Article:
Crowning an incredible year which saw her win two individual gold medals and team silver at the FEI World Championships in Herning, Denmark, 26-year-old dressage sensation Charlotte Fry took home the coveted Peden Bloodstock FEI Best Athlete Award.
Fry’s Grand Prix Freestyle winning performance in Herning earned her a score of 90.654% and a place among the handful of the world’s top athletes who have broken the 90% barrier internationally. In 2018, Fry won the FEI Dressage World Championships for seven-year-olds in Ermelo, riding Glamourdale, who took her to the top of the podium at the CDIO5* Grand Prix at the FEI Dressage Nations Cup in Compiègne, France in May 2022. She was also a member of the British Dressage team at the FEI Dressage European Championships in 2019 and 2021 as well as the Olympic Games in Tokyo 2020, where she won team bronze.
Receiving the award from Peden Bloodstock’s Managing Director Martin Atock, Fry said, “To be the Best Athlete in 2022 is kind of crazy! I am still taking it in and not really sure what to say about it yet, but it’s incredible. The people who I need to thank the most for all my successes so far are definitely Anne and Gertjan Van Olst for giving me so many amazing opportunities and allowing me to ride horses like Glamourdale every day. And of course, to my whole team, sponsors and my family at home who I had to leave behind when I moved and to everyone who voted for me.”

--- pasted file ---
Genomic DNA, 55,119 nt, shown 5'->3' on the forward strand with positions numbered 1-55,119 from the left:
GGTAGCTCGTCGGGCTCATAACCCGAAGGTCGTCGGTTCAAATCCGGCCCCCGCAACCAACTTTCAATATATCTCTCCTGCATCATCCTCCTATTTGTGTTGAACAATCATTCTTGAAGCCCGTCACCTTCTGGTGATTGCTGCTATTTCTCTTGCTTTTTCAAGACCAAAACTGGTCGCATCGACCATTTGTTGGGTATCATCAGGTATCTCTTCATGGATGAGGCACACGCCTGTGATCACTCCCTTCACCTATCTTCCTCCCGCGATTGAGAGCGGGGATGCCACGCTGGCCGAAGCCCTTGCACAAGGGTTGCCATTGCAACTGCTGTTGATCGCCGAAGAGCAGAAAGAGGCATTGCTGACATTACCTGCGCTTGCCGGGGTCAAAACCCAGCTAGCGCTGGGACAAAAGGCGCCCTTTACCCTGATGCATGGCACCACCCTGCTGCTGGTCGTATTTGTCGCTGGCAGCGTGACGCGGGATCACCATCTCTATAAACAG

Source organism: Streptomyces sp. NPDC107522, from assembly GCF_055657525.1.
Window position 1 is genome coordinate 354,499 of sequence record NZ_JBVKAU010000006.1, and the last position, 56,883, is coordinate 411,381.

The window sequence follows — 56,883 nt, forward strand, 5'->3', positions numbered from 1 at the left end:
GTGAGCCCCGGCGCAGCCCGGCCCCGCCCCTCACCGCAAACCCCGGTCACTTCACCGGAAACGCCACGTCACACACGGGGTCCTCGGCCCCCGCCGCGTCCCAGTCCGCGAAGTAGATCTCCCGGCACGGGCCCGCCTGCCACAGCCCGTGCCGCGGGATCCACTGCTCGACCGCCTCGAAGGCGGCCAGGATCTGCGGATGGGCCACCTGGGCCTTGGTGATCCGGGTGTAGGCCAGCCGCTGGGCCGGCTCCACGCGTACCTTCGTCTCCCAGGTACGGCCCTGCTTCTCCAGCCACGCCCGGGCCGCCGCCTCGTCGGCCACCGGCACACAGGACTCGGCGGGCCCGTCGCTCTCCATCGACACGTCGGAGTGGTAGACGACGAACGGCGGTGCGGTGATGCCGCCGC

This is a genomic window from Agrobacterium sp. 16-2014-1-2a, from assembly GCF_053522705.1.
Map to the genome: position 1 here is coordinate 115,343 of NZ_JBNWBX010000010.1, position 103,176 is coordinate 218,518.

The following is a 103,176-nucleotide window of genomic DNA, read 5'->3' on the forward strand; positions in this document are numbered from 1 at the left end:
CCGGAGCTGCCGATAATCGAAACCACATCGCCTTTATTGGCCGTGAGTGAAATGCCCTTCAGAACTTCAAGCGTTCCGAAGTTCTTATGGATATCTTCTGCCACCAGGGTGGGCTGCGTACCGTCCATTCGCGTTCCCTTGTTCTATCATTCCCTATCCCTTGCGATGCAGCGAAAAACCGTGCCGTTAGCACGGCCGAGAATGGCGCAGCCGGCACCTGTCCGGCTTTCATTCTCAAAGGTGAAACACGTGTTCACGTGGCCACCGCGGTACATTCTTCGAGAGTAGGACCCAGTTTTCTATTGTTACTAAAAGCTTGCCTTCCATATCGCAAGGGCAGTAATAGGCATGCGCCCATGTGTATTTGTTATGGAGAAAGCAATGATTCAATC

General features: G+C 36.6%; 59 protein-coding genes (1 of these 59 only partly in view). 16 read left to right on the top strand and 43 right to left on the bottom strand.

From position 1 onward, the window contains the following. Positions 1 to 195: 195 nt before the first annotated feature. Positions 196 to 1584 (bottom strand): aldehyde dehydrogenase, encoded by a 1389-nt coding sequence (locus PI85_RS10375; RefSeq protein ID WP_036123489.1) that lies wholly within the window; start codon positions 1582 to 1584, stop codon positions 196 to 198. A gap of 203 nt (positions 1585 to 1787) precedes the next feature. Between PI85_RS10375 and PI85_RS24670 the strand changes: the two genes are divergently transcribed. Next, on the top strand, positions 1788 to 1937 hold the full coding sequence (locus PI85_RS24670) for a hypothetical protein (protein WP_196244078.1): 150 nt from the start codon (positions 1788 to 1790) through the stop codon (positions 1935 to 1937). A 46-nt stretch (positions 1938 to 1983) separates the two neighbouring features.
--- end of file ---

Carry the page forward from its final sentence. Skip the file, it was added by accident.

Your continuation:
The recipient of this year’s Cavalor FEI Best Groom award went to New Zealander Kerryn Edmans, who has groomed for British-based New Zealand eventing couple Tim and Jonelle Price for the past six years.
Edmans said she was shocked to have been nominated, let alone actually won the award. “It is amazing. I just didn’t expect it.
“I just love my job and I love what I do, and to get a bit of recognition here is amazing. It’s a massive honour to have been recognised with such a calibre of grooms across all disciplines. Every groom deserves to have some form of recognition for the amazing work they do behind the scenes for the riders and the horses.”
Flying the flag proudly for the home country, was South Africa’s Dressage SA Solidarity Stars Project which won the FEI Solidarity Award 2022.
The project, which is run all over South Africa, was created to identify disadvantaged athletes, give them the opportunity to be coached by experts, and then provide them with opportunities to enter shows to get competition experience.